Russia to beef up military presence in Kyrgyzstan – Defense Minister
Sergey Shoigu announced these plans as he was meeting with Kyrgyz Defense Minister Taalaybek Omuraliyev in Moscow on Tuesday.
“We are planning to gradually reinforce the combat potential of the Russian airbase in Kant. We attach a lot of importance to joint planning of combat use of the Kyrgyz military forces and Russian units stationed at the air base,” the Russian defense chief said. “I assume that this effort would help to build a reliable defense potential, capable of withstanding the challenges and threats to our states,” Shoigu added.
The Russian official also promised that the Kyrgyz military would get modern Russian weaponry.
“The necessary contracts have been signed and we already started the deliveries in last December, as stated in all agreements,” Shoigu told reporters following the meeting.
He noted that Moscow would provide complete support to Kyrgyzstan’s security.
“The question becomes especially important in the light of the events that take place in Afghanistan,” Shoigu said, as cited by RIA Novosti. “In the atmosphere when the withdrawal of coalition forces from Afghanistan is planned for 2014, we must do everything to assure maximum security of our allies, our partners in the Collective Security Treaty Organization.”
A day earlier the press service of Russia’s Central Military District command reported on plans to deploy four additional Su-25 Frogfoot ground attack aircraft at the Kant airbase in 2014. All aircraft will be equipped with latest fire-control and navigation systems and the modern defense unit codenamed Pastel, the release reads.
The Russian air base in Kant currently hosts eight SU-25 attack aircraft and two Mi-8 helicopters. About 400 personnel are permanently deployed at the facility.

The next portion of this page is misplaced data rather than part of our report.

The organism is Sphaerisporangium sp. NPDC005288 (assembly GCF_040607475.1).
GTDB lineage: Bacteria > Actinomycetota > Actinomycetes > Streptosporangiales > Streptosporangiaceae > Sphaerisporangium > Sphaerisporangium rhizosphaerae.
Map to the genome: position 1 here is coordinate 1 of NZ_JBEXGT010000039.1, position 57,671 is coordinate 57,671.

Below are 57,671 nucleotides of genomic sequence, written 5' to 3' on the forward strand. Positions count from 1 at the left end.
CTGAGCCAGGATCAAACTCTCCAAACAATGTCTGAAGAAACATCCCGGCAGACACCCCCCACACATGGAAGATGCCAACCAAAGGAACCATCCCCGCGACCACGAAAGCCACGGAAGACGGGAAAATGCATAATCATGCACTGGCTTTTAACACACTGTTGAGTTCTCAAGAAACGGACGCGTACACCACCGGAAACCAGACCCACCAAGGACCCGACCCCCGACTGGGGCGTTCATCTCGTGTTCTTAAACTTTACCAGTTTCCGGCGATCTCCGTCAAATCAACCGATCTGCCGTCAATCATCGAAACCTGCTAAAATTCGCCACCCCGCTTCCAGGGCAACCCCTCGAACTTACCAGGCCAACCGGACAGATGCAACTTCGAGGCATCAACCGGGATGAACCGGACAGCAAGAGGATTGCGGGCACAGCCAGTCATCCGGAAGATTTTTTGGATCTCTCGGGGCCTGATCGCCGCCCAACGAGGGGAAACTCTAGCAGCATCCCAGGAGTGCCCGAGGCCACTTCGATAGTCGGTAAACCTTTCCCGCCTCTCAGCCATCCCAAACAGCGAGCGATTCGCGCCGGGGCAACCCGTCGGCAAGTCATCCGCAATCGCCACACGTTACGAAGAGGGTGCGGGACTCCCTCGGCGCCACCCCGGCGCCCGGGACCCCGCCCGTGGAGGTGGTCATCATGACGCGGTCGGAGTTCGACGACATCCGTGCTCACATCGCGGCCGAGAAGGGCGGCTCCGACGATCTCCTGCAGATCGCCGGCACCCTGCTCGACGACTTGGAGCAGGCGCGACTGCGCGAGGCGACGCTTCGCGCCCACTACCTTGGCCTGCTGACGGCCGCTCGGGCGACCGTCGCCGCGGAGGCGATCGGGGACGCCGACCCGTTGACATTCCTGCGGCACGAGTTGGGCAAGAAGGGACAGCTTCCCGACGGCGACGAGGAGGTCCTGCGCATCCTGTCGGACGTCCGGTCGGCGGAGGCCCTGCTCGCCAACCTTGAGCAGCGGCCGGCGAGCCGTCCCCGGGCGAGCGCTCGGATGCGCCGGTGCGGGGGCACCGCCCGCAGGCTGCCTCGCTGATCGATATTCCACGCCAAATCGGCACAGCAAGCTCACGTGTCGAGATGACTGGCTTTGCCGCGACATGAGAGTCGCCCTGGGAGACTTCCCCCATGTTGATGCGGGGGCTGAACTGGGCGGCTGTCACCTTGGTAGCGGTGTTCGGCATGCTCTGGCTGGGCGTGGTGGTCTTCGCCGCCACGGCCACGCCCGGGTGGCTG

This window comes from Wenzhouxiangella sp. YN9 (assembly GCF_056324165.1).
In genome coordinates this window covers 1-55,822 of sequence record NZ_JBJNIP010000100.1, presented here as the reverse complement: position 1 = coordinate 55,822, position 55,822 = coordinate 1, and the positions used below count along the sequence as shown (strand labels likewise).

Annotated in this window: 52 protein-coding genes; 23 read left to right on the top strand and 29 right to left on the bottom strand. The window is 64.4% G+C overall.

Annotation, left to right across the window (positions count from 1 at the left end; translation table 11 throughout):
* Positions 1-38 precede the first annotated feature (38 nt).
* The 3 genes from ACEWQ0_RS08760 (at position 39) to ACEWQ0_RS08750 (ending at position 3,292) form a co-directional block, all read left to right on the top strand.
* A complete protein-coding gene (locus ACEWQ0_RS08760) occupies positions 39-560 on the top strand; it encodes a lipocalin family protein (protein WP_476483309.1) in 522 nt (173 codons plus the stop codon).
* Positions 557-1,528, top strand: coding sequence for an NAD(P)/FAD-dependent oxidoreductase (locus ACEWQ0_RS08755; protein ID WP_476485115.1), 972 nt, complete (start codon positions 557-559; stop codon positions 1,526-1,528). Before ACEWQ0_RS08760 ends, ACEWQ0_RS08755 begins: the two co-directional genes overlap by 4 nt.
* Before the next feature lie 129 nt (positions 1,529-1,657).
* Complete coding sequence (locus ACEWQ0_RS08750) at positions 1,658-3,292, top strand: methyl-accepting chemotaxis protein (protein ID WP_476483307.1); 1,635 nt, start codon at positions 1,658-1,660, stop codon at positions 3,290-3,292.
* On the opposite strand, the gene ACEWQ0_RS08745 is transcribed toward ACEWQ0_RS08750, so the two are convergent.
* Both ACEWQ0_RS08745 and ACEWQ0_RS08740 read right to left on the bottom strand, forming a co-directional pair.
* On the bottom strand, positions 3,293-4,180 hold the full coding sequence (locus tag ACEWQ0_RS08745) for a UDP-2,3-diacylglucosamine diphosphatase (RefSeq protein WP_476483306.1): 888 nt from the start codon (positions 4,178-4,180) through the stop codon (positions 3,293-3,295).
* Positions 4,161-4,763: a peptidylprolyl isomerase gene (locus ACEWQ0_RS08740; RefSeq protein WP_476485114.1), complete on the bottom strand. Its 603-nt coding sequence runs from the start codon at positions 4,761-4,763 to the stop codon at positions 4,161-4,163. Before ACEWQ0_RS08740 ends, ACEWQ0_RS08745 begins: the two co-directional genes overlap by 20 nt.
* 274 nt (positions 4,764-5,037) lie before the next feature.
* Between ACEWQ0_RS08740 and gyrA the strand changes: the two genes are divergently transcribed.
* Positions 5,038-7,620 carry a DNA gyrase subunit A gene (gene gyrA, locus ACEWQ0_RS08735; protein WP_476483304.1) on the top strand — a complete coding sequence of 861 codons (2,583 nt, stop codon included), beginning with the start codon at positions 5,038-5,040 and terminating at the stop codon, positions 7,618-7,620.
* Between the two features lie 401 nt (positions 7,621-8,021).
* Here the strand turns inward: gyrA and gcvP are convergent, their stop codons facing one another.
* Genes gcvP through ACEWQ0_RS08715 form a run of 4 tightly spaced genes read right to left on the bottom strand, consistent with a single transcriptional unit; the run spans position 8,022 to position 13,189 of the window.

In September last year, Russia and Kyrgyzstan signed a contract that allows Russian military sites to remain in the Central Asian republic for 15 years. Apart from the Kant base, which operates as part of the CSTO forces, Russia has a communications post and a torpedo testing range in northern Kyrgyzstan and a seismic station in southern Kyrgyzstan. Russia is currently paying approximately $4.5 million annually to lease bases in Kyrgyzstan.
Given its strategic location in Central Asia, Kyrgyzstan has been a bone of contention in the past between Moscow and Washington.
The United States had their own air base in Kyrgyzstan which was used as a launching point for operations in Afghanistan. However, as the withdrawal date neared and talks over lease price came to a standstill the Manas base was closed in 2009.
In 2012, the US Ambassador to Russia directly accused Moscow of “bribing Kyrgyzstan” to ensure that the Central Asian republic would end its lease agreement with the US for the Manas base.
Russian authorities dismissed the accusations as "absurd."